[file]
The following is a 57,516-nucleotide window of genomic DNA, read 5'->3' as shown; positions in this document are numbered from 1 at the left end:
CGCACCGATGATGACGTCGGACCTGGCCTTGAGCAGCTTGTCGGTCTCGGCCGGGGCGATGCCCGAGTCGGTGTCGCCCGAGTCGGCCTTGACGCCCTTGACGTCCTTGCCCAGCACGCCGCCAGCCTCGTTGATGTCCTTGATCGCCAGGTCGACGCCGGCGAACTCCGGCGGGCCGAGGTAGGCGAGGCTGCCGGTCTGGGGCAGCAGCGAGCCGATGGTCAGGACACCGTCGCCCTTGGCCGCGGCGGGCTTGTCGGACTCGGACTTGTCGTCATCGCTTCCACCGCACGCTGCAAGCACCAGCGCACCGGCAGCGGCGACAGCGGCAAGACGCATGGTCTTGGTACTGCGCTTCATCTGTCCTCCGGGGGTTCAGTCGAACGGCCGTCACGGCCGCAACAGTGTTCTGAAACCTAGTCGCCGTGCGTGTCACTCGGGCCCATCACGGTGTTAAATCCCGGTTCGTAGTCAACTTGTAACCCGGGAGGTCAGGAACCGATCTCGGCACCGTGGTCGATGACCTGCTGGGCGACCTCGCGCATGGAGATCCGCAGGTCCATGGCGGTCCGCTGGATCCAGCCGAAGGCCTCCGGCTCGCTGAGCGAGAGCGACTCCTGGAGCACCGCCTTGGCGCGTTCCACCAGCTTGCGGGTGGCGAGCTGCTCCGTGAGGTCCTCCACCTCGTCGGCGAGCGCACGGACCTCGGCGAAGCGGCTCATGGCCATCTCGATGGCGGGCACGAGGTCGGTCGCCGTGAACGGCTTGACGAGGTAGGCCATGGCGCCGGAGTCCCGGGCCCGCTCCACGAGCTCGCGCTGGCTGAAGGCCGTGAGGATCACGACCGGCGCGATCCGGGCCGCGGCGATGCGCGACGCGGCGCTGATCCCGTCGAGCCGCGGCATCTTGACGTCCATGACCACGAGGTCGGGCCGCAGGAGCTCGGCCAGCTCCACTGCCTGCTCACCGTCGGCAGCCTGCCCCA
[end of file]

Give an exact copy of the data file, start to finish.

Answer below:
The following is a 57,516-nucleotide window of genomic DNA, read 5'->3' as shown; positions in this document are numbered from 1 at the left end:
CGCACCGATGATGACGTCGGACCTGGCCTTGAGCAGCTTGTCGGTCTCGGCCGGGGCGATGCCCGAGTCGGTGTCGCCCGAGTCGGCCTTGACGCCCTTGACGTCCTTGCCCAGCACGCCGCCAGCCTCGTTGATGTCCTTGATCGCCAGGTCGACGCCGGCGAACTCCGGCGGGCCGAGGTAGGCGAGGCTGCCGGTCTGGGGCAGCAGCGAGCCGATGGTCAGGACACCGTCGCCCTTGGCCGCGGCGGGCTTGTCGGACTCGGACTTGTCGTCATCGCTTCCACCGCACGCTGCAAGCACCAGCGCACCGGCAGCGGCGACAGCGGCAAGACGCATGGTCTTGGTACTGCGCTTCATCTGTCCTCCGGGGGTTCAGTCGAACGGCCGTCACGGCCGCAACAGTGTTCTGAAACCTAGTCGCCGTGCGTGTCACTCGGGCCCATCACGGTGTTAAATCCCGGTTCGTAGTCAACTTGTAACCCGGGAGGTCAGGAACCGATCTCGGCACCGTGGTCGATGACCTGCTGGGCGACCTCGCGCATGGAGATCCGCAGGTCCATGGCGGTCCGCTGGATCCAGCCGAAGGCCTCCGGCTCGCTGAGCGAGAGCGACTCCTGGAGCACCGCCTTGGCGCGTTCCACCAGCTTGCGGGTGGCGAGCTGCTCCGTGAGGTCCTCCACCTCGTCGGCGAGCGCACGGACCTCGGCGAAGCGGCTCATGGCCATCTCGATGGCGGGCACGAGGTCGGTCGCCGTGAACGGCTTGACGAGGTAGGCCATGGCGCCGGAGTCCCGGGCCCGCTCCACGAGCTCGCGCTGGCTGAAGGCCGTGAGGATCACGACCGGCGCGATCCGGGCCGCGGCGATGCGCGACGCGGCGCTGATCCCGTCGAGCCGCGGCATCTTGACGTCCATGACCACGAGGTCGGGCCGCAGGAGCTCGGCCAGCTCCACTGCCTGCTCACCGTCGGCAGCCTGCCCCA